Since the establishment of modern democracy, several men — and fewer women — have inked policies that govern civic activity, yielding black-and-white legal truths of what constitutes a criminal act. Sexual assault offenses, however, often walk a line of indeterminate territory. As British defense attorney Tessa Ensler — the whip-smart protagonist of Suzie Miller’s relentless one-woman show, “Prima Facie” — explains, “in sexual assault cases it’s usually just one person’s word against another’s.” Because in many of these instances, there are no witnesses present at the moment of the crime. Victims who feel sullied and violated may wash evidence down the drain. Drugs and alcohol can blur perception. And shame, most of all, muddies up all of that black and white. Considering this, “Prima Facie” takes up permanent residence in the gray area, resulting in a mesmerizing 90 minutes of unshakeable live theater.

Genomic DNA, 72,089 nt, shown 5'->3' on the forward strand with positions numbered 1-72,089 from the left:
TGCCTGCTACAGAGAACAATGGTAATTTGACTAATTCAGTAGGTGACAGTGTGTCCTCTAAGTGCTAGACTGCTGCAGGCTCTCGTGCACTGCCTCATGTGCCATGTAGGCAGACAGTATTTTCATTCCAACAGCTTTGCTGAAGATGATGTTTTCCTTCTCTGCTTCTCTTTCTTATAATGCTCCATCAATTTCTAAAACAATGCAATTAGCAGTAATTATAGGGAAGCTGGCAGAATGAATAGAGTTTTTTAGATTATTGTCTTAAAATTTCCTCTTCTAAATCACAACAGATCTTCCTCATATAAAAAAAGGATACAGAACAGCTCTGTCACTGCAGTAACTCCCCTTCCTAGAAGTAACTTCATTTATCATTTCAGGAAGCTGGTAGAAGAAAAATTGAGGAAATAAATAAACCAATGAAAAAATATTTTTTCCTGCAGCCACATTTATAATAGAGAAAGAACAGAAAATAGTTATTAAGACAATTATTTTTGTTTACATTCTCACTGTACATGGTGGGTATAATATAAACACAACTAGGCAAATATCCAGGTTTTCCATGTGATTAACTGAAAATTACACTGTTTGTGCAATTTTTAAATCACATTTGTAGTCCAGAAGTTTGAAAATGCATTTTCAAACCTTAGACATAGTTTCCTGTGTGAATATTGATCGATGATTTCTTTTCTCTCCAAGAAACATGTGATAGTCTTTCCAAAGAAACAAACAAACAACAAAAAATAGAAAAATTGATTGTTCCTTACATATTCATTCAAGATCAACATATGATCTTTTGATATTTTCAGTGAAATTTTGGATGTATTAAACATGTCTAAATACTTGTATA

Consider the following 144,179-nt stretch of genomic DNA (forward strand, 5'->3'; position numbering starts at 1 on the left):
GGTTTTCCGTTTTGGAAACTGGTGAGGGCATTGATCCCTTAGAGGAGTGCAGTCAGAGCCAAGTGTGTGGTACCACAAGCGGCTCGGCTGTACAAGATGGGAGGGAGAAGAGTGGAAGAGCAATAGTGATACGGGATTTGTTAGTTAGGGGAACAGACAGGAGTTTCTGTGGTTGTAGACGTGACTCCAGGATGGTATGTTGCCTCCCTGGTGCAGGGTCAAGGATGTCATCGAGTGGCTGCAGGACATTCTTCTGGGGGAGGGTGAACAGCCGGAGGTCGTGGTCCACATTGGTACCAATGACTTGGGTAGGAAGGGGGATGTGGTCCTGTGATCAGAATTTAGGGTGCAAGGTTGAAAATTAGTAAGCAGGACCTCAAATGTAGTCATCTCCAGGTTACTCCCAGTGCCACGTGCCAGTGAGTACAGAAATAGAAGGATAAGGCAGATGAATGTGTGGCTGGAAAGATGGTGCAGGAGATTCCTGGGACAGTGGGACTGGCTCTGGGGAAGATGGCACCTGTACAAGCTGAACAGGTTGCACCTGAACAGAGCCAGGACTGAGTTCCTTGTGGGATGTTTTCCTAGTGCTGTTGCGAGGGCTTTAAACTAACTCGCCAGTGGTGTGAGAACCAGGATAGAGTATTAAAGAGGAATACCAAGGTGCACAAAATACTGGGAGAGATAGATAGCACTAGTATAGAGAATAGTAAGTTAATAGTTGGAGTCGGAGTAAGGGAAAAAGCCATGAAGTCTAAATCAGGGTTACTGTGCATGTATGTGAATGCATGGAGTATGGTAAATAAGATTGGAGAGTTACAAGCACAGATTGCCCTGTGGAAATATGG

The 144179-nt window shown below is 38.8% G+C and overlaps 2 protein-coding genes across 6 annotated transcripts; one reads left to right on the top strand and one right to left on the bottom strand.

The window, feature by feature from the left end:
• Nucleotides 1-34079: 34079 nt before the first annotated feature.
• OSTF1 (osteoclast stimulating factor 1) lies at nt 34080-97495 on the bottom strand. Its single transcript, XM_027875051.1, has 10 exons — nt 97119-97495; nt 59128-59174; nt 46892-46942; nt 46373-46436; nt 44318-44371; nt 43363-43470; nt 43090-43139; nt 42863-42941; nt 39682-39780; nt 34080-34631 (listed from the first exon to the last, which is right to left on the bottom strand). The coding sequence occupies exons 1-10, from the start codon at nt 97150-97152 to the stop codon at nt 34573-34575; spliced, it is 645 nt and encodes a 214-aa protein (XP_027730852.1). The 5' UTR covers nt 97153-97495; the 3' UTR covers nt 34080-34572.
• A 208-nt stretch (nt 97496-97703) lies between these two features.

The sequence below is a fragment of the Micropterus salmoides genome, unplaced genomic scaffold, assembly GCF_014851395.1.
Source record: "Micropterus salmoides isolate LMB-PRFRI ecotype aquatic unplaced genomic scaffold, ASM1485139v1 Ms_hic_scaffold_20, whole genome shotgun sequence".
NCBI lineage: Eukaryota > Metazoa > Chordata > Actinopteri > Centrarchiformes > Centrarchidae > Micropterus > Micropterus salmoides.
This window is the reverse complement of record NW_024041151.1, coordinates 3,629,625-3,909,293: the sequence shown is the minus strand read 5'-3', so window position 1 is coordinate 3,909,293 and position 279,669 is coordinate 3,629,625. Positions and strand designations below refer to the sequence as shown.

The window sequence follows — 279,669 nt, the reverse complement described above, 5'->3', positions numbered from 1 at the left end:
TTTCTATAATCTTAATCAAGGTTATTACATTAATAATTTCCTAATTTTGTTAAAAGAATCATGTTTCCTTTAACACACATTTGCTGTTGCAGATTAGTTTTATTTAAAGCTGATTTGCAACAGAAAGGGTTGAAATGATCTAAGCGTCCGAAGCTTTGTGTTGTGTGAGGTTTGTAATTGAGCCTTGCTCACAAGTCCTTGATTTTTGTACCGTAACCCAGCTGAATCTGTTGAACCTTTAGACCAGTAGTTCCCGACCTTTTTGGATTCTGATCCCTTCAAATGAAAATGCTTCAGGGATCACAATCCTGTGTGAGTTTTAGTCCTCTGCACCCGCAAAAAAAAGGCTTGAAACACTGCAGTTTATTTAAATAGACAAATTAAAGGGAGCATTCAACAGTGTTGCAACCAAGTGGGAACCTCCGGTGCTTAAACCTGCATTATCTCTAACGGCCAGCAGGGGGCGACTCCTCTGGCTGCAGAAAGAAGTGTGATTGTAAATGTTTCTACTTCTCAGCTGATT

The weight of “Prima Facie” lies squarely on actor Jodie Comer’s capable shoulders. The award-winning performer (most known for her murderous turn as Villanelle in BBC America’s “Killing Eve”) plays Tessa. She opens the show with a crackling reenactment of a trial —specifically, the mental dance attorneys perform when they know they are on the verge of winning a case. She compares lawyers to thoroughbreds, “every muscle pumped, trained and ready for the sprint.” Comer complies, whizzing through a cross-examination like a prime contender at the Kentucky Derby. Tessa calls this the “game” of law, but it’s immediately evident that for her, the process is more like a hunt. Ironically, most of Tessa’s targets are women accusing men of sexual assault.